Like a dark star. I want to last.


from “Flores Woman”


Tracy K. Smith is perhaps one of the most recognizable names in contemporary American poetry. Smith is the author of four previous poetry collections, including Life on Mars, which won the Pulitzer Prize in Poetry. Smith also served as Poet Laureate of the United States from 2017 to 2019. With the release of Such Color from Graywolf Press, Tracy K. Smith brings together some of the most powerful poems from her previous collections alongside a small collection of new poems. Together these new and selected poems serve as a breathtaking reminder of Smith’s talent and contribution to the genre.


Such Color is arranged chronologically, housing poems from each of Smith’s previous books in titled sections. This is an effective choice, as it allows readers who are new to Smith’s work the ability to enter her body of work from the beginning. Even if readers choose not to read the sections in order, each one is grouped such that readers can experience the deliberate cohesion which permeates each book. Smith is an expert at developing complex themes across the breadth of individual collections, and those themes develop equally well through the selections chosen for Such Color.


One of the most challenging elements of books which celebrate multiple collections is demonstrating variety while maintaining a concrete sense of voice and fluidity. Such Color does this masterfully. The section from The Body’s Question, for example, opens with a “Something Like Dying, Maybe,” which offers a speaker who is tender and observant, but also keenly aware of the juxtaposition between individual moments and the traumas that surround them. The section includes numerous gospels to various men, all of which embrace elegy beautifully while also grounding the section in a distinct narrative.


Life on Mars is, for me, the most intriguing of the sections from previous collections. This comes as no surprise given the critical response to Life on Mars when it was released. The poems are tightly connected through the lens of our place in the universe. “Is God being or pure force? The wind/Or what commands it?” open the section in a haunting poem, “The Weather in Space,” which closes with an image of observers helpless and panicked in the face of a storm. “My God, It’s Full of Stars” presents a litany which bridges a relationship between father and daughter with the father’s work on the Hubble Telescope. The final section of the poem closes with the simple yet terrifying lines, “We saw to the edge of all there is–//So brutal and alive it seemed to comprehend us back.” This image echoes one of the elements I appreciate most in the poems from Life on Mars: the willingness to engage space as a living entity, something that is at once incomprehensible and animate.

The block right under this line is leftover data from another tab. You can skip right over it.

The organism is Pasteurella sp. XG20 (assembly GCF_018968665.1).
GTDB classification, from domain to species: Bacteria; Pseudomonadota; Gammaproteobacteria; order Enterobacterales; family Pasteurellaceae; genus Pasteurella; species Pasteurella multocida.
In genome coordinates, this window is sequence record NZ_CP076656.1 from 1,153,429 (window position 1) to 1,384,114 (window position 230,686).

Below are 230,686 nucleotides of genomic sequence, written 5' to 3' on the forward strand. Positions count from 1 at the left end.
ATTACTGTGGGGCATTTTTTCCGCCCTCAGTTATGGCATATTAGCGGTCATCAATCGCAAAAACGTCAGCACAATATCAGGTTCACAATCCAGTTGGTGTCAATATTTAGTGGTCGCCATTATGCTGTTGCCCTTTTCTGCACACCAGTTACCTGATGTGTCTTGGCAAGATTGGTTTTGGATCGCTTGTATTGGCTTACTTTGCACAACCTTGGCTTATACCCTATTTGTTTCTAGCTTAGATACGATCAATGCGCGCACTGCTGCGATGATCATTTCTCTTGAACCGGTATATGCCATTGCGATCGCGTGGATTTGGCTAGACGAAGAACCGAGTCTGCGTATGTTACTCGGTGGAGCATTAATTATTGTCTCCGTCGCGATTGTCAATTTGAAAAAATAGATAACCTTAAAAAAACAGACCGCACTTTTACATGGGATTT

Such Color closes with a section titled “Riot (New Poems).” The title foreshadows poems which are informed by the increasingly volatile and politicized climate in America. Several of the poems make effective use of repetition, showcasing the profound impact of subtle shifts in rhetoric. “A Suggestion” employs this technique masterfully, opening with a phrase written by Helen Plane, a Civil War widow who sought to memorialize the efforts of white supremacists during the war. As the poem progresses, the phrase morphs until it seems to come not from white supremacist sympathizers but those victimized by white supremacists. Here, Smith engages the debate over Southern monuments to the Civil War while showcasing her keen poetic skill. This section serves as an excellent reminder of the intersection between poetry and politics.

Ultimately, Such Color is a brilliant introduction to Smith’s career for readers who may be less familiar with her previous books. But it is also an effective celebration of that career for longtime fans of Smith’s work. Each section feels fresh and poignant in the immediate moment. It is a collection which solidifies Smith as one of the most talented writers in American poetry, a writer who is sure to continue crafting remarkable verse for years to come.



Ronnie K. Stephens is a proud father of six and college English instructor. He is the author of two poetry collections and one young adult novel. His second collection, They Rewrote Themselves Legendary, won Best in Show at the New England Book Show. Stephens is also a contributing writer for Interrogating Justice, a social justice think tank. Currently, he is pursuing a PhD in English with an emphasis in diversifying the literary canon for the 21st century classroom.


  1. I adore her poetry! Life on Mars is one my favorite poetry books, in fact I’ve recently started reading it again.

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